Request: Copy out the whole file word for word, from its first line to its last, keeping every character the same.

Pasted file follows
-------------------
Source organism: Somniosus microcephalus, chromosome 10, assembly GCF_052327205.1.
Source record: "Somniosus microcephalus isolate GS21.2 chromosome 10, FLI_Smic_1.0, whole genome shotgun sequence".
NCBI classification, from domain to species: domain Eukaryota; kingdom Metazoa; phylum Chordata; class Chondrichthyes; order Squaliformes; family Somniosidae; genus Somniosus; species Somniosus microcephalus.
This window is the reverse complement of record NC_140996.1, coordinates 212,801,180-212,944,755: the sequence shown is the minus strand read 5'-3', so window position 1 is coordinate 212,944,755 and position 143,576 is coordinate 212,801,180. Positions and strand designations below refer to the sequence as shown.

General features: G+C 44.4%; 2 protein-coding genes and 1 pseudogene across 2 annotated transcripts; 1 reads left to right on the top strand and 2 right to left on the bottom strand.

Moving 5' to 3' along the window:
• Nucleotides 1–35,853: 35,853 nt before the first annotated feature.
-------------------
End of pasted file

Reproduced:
Source organism: Somniosus microcephalus, chromosome 10, assembly GCF_052327205.1.
Source record: "Somniosus microcephalus isolate GS21.2 chromosome 10, FLI_Smic_1.0, whole genome shotgun sequence".
NCBI classification, from domain to species: domain Eukaryota; kingdom Metazoa; phylum Chordata; class Chondrichthyes; order Squaliformes; family Somniosidae; genus Somniosus; species Somniosus microcephalus.
This window is the reverse complement of record NC_140996.1, coordinates 212,801,180-212,944,755: the sequence shown is the minus strand read 5'-3', so window position 1 is coordinate 212,944,755 and position 143,576 is coordinate 212,801,180. Positions and strand designations below refer to the sequence as shown.

General features: G+C 44.4%; 2 protein-coding genes and 1 pseudogene across 2 annotated transcripts; 1 reads left to right on the top strand and 2 right to left on the bottom strand.

Moving 5' to 3' along the window:
• Nucleotides 1–35,853: 35,853 nt before the first annotated feature.